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Name: Carolyn
Status: Other
Grade:  Other
Location: KS
Country: USA
Date: June 2005


Question:
Would you please explain how a fluid could have both elastic and viscous properties? What are the definitions of viscous and elastic? Thanks!



Replies:
Viscous flow is the resistance movement of a mass of substance (usually a liquid). Motor oil, glycerin, and water are examples. Elasticity is the tendency of a mass of substance in some initial shape to return to that shape after it has been deformed in some way. Jell-o, and to a lesser extent honey are examples. Some rubbery materials are both viscous and elastic. That is, if you deform the material slowly, it flows; but if you deform (or attempt to deform) the substance rapidly it returns to its original shape when the deformation is stopped. Some paints show this type of behavior.

Vince Calder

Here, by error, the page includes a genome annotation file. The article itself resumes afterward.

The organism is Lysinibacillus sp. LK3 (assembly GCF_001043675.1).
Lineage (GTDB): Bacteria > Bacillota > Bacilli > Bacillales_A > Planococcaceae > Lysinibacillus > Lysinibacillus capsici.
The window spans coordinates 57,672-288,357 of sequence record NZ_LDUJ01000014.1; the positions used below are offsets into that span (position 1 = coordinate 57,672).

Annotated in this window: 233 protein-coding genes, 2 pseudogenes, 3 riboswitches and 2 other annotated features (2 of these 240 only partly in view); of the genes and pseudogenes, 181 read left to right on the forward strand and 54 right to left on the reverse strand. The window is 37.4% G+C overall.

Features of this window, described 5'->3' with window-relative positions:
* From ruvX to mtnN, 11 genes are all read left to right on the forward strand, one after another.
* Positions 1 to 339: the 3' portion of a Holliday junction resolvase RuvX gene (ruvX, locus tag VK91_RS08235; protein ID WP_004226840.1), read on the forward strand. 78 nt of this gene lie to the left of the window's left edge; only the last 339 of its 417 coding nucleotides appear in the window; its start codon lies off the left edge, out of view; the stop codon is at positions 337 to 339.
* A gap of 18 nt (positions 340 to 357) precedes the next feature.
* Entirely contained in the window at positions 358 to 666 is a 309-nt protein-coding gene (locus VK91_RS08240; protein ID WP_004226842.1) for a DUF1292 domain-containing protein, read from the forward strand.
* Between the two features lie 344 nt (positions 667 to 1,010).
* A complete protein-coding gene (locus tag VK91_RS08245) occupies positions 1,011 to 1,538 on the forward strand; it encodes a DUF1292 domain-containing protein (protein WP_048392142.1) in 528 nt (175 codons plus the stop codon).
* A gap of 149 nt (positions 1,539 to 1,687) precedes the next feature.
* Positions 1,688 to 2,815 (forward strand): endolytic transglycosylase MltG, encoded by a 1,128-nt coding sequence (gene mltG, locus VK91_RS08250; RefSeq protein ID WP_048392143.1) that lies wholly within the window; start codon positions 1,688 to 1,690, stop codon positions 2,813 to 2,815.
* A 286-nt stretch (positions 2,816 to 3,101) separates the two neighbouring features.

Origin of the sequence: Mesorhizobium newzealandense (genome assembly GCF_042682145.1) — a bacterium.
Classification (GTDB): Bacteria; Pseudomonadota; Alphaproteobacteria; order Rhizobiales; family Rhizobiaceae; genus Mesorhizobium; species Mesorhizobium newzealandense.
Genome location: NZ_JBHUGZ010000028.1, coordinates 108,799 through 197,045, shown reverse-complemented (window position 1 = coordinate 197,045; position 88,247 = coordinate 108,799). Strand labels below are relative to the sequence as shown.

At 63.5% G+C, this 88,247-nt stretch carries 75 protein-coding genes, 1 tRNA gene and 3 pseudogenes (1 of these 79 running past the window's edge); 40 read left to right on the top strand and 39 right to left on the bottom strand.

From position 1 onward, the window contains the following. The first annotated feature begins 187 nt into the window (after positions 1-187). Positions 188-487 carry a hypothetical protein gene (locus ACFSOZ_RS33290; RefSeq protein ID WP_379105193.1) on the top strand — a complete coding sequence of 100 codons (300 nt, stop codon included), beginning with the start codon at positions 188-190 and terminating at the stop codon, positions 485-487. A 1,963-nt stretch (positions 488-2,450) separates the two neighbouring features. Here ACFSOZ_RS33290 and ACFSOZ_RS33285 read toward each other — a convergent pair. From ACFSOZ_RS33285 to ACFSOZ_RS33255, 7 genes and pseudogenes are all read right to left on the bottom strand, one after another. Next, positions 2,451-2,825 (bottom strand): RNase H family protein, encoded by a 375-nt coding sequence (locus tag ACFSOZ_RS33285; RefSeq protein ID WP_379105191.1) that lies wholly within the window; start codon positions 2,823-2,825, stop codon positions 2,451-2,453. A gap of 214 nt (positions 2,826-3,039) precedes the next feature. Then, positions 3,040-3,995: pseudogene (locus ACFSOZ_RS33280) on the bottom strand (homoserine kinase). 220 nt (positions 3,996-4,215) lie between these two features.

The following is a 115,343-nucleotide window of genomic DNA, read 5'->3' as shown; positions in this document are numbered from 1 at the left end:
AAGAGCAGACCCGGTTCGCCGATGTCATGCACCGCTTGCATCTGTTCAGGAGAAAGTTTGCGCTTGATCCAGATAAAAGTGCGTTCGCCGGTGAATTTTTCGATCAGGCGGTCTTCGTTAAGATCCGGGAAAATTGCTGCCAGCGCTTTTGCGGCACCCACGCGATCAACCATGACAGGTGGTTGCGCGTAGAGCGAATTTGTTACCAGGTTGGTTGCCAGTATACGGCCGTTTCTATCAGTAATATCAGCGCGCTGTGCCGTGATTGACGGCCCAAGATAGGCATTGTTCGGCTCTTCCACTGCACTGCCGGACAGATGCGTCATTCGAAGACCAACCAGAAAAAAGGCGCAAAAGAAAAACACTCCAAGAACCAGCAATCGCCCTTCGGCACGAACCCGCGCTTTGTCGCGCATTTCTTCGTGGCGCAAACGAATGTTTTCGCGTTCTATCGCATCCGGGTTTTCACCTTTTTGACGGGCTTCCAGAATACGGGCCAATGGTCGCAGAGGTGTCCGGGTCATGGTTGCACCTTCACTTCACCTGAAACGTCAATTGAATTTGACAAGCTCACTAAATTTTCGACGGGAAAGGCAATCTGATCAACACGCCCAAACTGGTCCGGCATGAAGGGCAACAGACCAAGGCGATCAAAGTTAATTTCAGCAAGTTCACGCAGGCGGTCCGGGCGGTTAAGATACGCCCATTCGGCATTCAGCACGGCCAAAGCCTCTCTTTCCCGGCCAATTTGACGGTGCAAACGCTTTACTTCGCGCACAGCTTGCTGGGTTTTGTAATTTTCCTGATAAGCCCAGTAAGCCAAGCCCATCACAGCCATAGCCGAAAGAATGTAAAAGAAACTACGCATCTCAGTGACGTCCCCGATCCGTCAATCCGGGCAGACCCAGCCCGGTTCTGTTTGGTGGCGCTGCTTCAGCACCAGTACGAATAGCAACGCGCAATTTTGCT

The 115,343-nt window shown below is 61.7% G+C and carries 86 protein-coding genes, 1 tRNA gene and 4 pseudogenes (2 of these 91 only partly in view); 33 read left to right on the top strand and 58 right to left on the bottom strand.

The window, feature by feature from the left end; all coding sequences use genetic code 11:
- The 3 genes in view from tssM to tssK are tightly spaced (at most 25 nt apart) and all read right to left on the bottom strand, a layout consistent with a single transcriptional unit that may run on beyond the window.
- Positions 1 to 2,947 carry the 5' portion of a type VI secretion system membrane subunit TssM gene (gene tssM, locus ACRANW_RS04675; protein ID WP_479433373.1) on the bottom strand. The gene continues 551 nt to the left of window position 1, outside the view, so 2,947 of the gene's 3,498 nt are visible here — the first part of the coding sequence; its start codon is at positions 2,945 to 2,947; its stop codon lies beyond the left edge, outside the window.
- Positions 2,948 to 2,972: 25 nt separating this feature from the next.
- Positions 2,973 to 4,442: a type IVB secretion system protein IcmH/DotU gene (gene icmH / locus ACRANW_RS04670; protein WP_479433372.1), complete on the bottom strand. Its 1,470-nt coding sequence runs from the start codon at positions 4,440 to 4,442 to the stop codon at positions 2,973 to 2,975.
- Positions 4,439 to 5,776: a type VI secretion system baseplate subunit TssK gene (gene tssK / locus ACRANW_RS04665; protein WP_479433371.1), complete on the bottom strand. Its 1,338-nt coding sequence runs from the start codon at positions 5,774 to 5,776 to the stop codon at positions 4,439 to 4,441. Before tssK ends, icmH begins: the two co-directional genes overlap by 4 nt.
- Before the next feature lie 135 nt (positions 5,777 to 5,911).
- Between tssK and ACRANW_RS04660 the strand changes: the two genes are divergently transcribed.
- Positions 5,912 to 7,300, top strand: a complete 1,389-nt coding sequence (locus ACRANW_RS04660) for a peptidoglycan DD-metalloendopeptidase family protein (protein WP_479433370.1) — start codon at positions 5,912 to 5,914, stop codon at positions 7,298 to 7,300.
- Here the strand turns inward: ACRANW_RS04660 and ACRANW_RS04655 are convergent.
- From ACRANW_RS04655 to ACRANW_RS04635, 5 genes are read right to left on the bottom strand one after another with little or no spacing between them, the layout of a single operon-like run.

In simple terms elasticity means that the material (like rubber) can stretch and still remain coherent or together. In certain applications elasticity also means that when stretching or compressing a material and the force that stretches or compresses the material is removed, (again like rubber) the material snaps back to its original shape.

Viscosity on the other hand means that a material resists flow. A substance with a high viscosity (like honey) does not flow easily, whereas one with low viscosity (like water) flows relatively easily.

Thus, one can be surprised that there are materials that are both viscous (flows with some resistance) and elastic (stretches, flows, but snaps back to its original shape). But you do not need to look very far to encounter such visco-elastic material. Most polymers (plastics) are viscoeleastic. I especially like "silly putty" (and if you do not remember or have not encountered Silly Putty - then you should go to the nearest toy store and get yourself one ). Silly Putty will bounce - which means it is elastic (it deforms upon impact, but regains its shape), but it is also viscous (stretch away a small chunk and that chunk will pull out a small stream under its own weight; or simply roll the silly putty into a nice ball and leave it on your desk, after a while it flattens a bit - again under its own weight).

Greg (Roberto Gregorius)



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